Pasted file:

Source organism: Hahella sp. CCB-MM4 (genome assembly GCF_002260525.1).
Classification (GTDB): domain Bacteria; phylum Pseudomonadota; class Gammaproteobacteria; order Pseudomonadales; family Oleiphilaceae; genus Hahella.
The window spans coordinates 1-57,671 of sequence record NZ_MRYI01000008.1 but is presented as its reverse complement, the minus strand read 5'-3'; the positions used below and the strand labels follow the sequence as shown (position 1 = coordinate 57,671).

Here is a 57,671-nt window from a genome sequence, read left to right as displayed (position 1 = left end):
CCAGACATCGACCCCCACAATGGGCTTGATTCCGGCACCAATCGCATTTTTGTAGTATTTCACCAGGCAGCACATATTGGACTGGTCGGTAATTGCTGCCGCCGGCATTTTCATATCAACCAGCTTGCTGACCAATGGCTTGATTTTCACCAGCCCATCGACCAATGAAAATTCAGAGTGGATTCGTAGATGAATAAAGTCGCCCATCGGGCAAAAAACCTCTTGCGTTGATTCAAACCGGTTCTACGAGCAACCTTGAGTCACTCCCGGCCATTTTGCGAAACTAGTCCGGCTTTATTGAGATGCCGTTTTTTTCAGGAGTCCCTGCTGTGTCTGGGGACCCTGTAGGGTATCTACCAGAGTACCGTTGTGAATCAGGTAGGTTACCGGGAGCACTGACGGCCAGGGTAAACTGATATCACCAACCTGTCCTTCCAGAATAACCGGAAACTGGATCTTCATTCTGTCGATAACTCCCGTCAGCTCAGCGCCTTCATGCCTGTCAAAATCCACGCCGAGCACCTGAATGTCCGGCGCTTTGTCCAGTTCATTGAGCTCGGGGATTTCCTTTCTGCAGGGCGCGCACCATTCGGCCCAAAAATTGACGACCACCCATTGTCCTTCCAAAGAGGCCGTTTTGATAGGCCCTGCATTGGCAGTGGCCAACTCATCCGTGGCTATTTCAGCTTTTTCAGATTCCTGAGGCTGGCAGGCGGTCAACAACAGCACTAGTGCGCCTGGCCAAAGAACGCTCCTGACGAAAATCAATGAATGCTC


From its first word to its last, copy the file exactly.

Source organism: Hahella sp. CCB-MM4 (genome assembly GCF_002260525.1).
Classification (GTDB): domain Bacteria; phylum Pseudomonadota; class Gammaproteobacteria; order Pseudomonadales; family Oleiphilaceae; genus Hahella.
The window spans coordinates 1-57,671 of sequence record NZ_MRYI01000008.1 but is presented as its reverse complement, the minus strand read 5'-3'; the positions used below and the strand labels follow the sequence as shown (position 1 = coordinate 57,671).

Here is a 57,671-nt window from a genome sequence, read left to right as displayed (position 1 = left end):
CCAGACATCGACCCCCACAATGGGCTTGATTCCGGCACCAATCGCATTTTTGTAGTATTTCACCAGGCAGCACATATTGGACTGGTCGGTAATTGCTGCCGCCGGCATTTTCATATCAACCAGCTTGCTGACCAATGGCTTGATTTTCACCAGCCCATCGACCAATGAAAATTCAGAGTGGATTCGTAGATGAATAAAGTCGCCCATCGGGCAAAAAACCTCTTGCGTTGATTCAAACCGGTTCTACGAGCAACCTTGAGTCACTCCCGGCCATTTTGCGAAACTAGTCCGGCTTTATTGAGATGCCGTTTTTTTCAGGAGTCCCTGCTGTGTCTGGGGACCCTGTAGGGTATCTACCAGAGTACCGTTGTGAATCAGGTAGGTTACCGGGAGCACTGACGGCCAGGGTAAACTGATATCACCAACCTGTCCTTCCAGAATAACCGGAAACTGGATCTTCATTCTGTCGATAACTCCCGTCAGCTCAGCGCCTTCATGCCTGTCAAAATCCACGCCGAGCACCTGAATGTCCGGCGCTTTGTCCAGTTCATTGAGCTCGGGGATTTCCTTTCTGCAGGGCGCGCACCATTCGGCCCAAAAATTGACGACCACCCATTGTCCTTCCAAAGAGGCCGTTTTGATAGGCCCTGCATTGGCAGTGGCCAACTCATCCGTGGCTATTTCAGCTTTTTCAGATTCCTGAGGCTGGCAGGCGGTCAACAACAGCACTAGTGCGCCTGGCCAAAGAACGCTCCTGACGAAAATCAATGAATGCTC